What caused the Housing Bubble in the United States during the early 200s? Experts’ continuous debate on what the root of the cause is but Fannie Mae and Freddie Mac have less to do with it than you think. Fannie and Freddie backed about half of all the home-loan originations in 2002 but a new market for mortgage-backed securities were arising. Loan originators backed by Wall Street were straying away from selling the loans to Fannie and Freddie but creating their own mortgage backed securities with high-risk subprime mortgages. These would include something called a hybrid adjustable-rate mortgages with balloon payments which are nearly impossible to sustain without refinancing. It left Fannie and Freddie only backing up around 30% of the loans in 2005 and 2006.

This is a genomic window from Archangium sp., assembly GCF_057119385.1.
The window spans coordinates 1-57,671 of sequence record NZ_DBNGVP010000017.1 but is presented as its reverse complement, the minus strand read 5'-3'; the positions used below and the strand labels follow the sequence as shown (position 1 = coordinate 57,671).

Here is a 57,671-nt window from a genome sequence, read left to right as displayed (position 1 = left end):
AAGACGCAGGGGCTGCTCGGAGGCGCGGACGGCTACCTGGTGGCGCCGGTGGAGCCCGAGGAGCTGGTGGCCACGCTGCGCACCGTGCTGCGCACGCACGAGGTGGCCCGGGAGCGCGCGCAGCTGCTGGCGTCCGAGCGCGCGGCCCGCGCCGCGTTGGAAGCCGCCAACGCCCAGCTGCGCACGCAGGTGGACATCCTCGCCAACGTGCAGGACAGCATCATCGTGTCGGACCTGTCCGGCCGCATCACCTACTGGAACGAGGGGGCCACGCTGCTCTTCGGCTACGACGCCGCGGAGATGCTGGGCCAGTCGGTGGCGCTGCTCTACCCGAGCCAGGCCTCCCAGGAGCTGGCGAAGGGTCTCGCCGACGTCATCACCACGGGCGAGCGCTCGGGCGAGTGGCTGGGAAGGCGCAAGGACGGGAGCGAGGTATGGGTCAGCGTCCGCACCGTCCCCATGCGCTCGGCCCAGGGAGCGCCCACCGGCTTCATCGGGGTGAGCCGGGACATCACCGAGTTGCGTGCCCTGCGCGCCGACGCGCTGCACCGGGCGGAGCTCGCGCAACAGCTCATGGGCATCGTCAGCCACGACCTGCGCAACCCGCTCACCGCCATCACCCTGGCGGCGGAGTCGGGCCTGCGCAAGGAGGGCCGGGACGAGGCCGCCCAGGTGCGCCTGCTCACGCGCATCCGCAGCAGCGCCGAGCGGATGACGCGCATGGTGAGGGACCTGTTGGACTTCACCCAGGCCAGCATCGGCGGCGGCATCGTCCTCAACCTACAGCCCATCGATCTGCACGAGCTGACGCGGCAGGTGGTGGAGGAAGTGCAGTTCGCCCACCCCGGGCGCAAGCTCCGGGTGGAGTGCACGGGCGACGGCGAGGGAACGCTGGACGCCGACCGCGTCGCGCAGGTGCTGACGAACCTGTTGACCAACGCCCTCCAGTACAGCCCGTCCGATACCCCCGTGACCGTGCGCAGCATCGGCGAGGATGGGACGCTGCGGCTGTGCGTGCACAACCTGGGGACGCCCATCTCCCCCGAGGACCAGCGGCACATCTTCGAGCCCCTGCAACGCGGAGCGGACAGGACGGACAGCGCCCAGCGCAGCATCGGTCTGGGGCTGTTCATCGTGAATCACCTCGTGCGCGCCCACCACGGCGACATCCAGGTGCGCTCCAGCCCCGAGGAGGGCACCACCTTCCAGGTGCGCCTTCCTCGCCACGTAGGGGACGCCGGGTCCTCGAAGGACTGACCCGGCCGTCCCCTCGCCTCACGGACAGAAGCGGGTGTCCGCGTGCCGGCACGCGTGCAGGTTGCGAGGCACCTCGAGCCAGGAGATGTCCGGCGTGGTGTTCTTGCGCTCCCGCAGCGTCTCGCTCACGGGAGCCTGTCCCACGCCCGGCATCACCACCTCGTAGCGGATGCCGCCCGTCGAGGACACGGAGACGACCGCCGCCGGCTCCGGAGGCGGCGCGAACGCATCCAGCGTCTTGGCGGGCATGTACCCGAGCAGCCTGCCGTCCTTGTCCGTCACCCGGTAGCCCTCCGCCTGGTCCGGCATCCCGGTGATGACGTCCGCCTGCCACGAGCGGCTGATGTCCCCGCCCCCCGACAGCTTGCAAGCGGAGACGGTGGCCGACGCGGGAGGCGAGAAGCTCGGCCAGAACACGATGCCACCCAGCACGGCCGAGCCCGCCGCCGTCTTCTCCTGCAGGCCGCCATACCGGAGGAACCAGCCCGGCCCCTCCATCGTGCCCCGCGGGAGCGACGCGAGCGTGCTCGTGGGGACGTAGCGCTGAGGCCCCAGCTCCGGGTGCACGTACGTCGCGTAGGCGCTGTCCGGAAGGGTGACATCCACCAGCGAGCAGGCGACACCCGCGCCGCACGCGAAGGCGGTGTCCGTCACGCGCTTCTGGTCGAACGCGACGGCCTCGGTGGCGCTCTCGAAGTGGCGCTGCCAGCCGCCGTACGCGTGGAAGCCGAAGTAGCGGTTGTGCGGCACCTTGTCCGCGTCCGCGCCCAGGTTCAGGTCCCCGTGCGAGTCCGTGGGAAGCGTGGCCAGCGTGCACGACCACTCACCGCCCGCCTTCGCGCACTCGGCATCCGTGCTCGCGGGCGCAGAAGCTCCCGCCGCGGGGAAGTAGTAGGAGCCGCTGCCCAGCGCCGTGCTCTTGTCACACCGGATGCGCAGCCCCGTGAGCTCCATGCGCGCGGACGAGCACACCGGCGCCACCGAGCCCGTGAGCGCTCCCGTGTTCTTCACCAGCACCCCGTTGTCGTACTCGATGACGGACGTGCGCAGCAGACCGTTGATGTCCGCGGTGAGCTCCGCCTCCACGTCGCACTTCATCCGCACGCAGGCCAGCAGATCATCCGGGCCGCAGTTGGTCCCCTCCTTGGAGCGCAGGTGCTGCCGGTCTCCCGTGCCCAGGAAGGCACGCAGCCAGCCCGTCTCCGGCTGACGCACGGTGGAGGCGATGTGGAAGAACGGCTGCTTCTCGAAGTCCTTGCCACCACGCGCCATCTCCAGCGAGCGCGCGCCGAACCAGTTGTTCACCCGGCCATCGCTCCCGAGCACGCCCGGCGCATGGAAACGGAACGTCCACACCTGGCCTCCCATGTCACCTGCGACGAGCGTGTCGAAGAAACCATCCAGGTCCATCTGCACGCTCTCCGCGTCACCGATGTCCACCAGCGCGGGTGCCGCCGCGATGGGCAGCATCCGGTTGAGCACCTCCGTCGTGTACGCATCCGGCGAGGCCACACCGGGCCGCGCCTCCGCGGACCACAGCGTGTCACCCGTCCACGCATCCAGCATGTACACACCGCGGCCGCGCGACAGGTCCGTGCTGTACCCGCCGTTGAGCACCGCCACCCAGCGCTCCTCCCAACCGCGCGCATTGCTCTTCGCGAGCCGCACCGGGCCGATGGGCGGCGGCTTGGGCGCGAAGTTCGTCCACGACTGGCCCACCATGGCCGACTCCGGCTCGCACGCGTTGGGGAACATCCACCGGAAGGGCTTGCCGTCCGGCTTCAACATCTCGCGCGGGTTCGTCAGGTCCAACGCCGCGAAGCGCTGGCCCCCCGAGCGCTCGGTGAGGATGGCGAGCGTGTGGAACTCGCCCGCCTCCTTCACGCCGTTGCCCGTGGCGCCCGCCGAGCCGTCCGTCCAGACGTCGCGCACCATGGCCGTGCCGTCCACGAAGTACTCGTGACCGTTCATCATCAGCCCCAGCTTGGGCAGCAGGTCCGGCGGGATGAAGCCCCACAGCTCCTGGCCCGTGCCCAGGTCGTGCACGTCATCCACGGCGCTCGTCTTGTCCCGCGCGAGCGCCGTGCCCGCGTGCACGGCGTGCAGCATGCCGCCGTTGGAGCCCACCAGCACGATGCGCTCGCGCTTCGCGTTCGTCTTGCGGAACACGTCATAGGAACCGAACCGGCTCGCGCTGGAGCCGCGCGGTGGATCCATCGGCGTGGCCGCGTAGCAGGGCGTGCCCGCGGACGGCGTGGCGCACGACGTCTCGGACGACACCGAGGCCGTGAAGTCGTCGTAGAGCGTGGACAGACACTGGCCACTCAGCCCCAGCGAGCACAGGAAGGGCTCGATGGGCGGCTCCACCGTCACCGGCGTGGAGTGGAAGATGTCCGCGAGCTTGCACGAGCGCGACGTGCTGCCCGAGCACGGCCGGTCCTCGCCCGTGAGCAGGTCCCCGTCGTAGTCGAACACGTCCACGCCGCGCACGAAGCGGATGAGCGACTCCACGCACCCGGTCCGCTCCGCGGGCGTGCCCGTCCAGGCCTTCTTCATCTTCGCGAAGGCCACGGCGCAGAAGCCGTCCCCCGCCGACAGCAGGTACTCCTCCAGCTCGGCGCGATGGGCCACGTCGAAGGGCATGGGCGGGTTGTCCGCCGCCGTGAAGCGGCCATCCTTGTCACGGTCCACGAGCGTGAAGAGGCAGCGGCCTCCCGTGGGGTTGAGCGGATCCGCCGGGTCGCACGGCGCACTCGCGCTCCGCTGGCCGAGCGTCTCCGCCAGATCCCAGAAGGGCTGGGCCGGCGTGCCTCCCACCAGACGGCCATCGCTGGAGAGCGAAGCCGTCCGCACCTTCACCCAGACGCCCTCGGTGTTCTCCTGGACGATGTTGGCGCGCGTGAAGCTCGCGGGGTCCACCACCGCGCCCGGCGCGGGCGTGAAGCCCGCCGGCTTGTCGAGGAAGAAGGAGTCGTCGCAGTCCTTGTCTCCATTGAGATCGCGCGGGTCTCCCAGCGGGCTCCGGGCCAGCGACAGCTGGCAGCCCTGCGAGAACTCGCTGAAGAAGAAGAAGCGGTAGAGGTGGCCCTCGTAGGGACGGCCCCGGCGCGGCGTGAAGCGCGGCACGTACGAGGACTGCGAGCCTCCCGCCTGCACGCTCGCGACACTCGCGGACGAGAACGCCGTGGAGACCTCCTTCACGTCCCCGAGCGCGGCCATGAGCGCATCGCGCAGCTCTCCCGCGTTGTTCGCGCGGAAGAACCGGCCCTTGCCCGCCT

The big players of Wall Street like Lehman Brothers and Bear Stearns would package the subprime loans into securities. The credit-rating agency would then rate them falsely-high so they can sell to investors who were unaware of the actual health of the security. Everyone saw how the housing prices were rising and didn’t see an end to it which made more investors want to jump into mortgage investments. When these securities were performing poorly, these securities weren’t backed by Fannie and Freddie so the infamous financial meltdown occurred.
The result of the financial crisis left many forced to foreclose on their home and losing their job. However, it also resulted in an increase of regulations for mortgage-backed securities. Most recently in December 2016, two government agencies created new regulations that require margins requirements for collateralized mortgage obligations (CMO). Always making new precautions will be key to avoid a similar crisis.